In each case, a useful overview of the basic capabilities of these automation tools is given, and sometimes a worked example. There are some good discussions on when to use a feature, together with its limitations – again this is selective.

Sometimes, a list of items to be discussed is given, but it doesn’t match the order in which they are then discussed – which can be disorientating. The section on using a Linked Server between on-premise and Azure Databases comes out of nowhere, no link between topics. The example itself is useful (just to know you can do this can be valuable). 

In discussing the many advantages of using ARM templates, it misses the obvious one, that it provides consistency. If different people try the same thing manually, it’s easy to make mistakes, having an ARM template provides consistency. 

There’s a useful section on SQL Agent, covering multi-server automation, Master/Target, configuring database mail, operators, and alerts. Using maintenance jobs via the maintenance plan wizard is briefly discussed

This chapter covers a lot of useful information, but its overall structure made it feel muddled. Again, problems exist with the English (e.g. “Why does PowerShell cmdlets so easy to use?”, and “It is advised that you give the utmost importance when you’re working with the corresponding toolsets.”)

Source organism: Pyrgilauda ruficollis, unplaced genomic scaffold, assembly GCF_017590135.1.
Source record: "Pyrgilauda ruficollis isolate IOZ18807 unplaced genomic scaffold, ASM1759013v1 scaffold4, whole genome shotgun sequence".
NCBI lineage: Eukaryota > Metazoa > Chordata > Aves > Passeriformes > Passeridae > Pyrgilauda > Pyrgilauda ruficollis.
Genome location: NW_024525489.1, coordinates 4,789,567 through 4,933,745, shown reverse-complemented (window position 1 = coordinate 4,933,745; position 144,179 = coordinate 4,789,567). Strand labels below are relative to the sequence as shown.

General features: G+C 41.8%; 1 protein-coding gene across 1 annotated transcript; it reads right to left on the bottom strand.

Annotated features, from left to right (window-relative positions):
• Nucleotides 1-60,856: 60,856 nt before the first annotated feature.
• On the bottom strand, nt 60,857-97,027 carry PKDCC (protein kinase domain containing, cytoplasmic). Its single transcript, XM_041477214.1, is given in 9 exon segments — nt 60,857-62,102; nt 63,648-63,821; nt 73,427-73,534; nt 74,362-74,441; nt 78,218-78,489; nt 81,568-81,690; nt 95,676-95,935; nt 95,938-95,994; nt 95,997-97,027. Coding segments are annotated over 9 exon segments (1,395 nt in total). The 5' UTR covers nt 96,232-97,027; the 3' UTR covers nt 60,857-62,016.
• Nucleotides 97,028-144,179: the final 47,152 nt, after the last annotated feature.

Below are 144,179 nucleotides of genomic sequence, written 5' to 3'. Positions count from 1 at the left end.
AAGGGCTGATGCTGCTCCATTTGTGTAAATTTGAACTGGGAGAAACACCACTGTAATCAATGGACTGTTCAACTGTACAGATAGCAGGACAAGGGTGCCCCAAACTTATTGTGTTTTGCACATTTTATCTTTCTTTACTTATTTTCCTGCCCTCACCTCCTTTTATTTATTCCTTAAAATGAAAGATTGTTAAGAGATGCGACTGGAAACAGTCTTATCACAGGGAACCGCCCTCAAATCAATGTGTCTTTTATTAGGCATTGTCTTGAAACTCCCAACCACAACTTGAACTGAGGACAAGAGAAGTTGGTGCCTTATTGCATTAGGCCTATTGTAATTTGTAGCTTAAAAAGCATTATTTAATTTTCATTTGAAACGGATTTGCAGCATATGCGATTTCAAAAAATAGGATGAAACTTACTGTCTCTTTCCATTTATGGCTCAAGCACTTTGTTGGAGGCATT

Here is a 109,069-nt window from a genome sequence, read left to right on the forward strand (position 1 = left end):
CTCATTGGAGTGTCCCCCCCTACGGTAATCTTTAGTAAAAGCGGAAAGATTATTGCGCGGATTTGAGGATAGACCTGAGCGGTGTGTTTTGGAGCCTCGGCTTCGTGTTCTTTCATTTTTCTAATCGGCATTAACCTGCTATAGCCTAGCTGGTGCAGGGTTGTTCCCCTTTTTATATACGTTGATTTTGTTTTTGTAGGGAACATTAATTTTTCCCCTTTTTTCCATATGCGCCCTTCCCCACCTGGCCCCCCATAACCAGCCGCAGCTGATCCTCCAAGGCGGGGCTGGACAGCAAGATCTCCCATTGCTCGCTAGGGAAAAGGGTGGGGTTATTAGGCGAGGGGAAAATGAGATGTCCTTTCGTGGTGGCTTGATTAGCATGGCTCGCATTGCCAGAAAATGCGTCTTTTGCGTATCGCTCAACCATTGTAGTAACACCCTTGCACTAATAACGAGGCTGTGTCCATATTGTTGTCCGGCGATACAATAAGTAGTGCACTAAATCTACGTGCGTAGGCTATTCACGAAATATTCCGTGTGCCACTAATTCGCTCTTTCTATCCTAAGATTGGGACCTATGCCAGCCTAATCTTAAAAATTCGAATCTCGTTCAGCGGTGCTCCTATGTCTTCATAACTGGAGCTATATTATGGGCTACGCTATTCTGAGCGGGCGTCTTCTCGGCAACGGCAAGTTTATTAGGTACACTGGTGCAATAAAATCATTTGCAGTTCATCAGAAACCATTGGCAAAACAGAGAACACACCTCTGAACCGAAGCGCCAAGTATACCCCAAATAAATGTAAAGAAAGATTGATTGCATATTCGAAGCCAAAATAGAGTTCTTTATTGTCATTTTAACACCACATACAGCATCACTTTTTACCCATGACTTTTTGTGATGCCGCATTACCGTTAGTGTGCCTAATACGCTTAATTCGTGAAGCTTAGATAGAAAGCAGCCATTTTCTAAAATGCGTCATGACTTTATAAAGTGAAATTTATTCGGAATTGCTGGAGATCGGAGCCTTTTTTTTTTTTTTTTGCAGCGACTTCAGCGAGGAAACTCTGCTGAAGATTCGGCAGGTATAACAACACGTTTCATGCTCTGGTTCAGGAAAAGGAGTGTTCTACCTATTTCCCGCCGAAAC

Chapter 10. Plan and Implement High Availability and Disaster Recovery in Azure

Recovery from a local or wider problem is obviously very important for system availability. This chapter opens with a brief look at some terminology. Firstly, High Availability (HA), which aims to get a system online quickly after a local failure (e.g. bad disk). It then looks briefly at Disaster Recovery (DR) where the problem is typically wider (e.g. earthquake in data center or region). This is followed with a look at Recovery Time Objective (RTO) – the maximum allowable downtime, and Recovery Point Objective – the amount of data that can be lost. 

There’s a helpful table that decodes the meaning of the various availability 9s (e.g. 99.999% equates to a downtime of 5.26 minutes per year). The importance of SLAs is noted, and the number of 9s in the various SLAs for various Azure databases is given.

There’s an examination of the various HA/DR options available with both IaaS and PaaS. Topics discussed include Availability Sets, Availability Zones, Azure Site Recovery, Windows Failover Cluster, Log Shipping, and AlwaysOn Availability Groups.

There’s a useful section on database backup and restore, including many step-by-step walkthroughs.

I found the structure of this chapter particularly troublesome, with it being difficult to decipher the topics within the expected subheadings in relation to the ToC.


Last Updated ( Saturday, 23 April 2022 )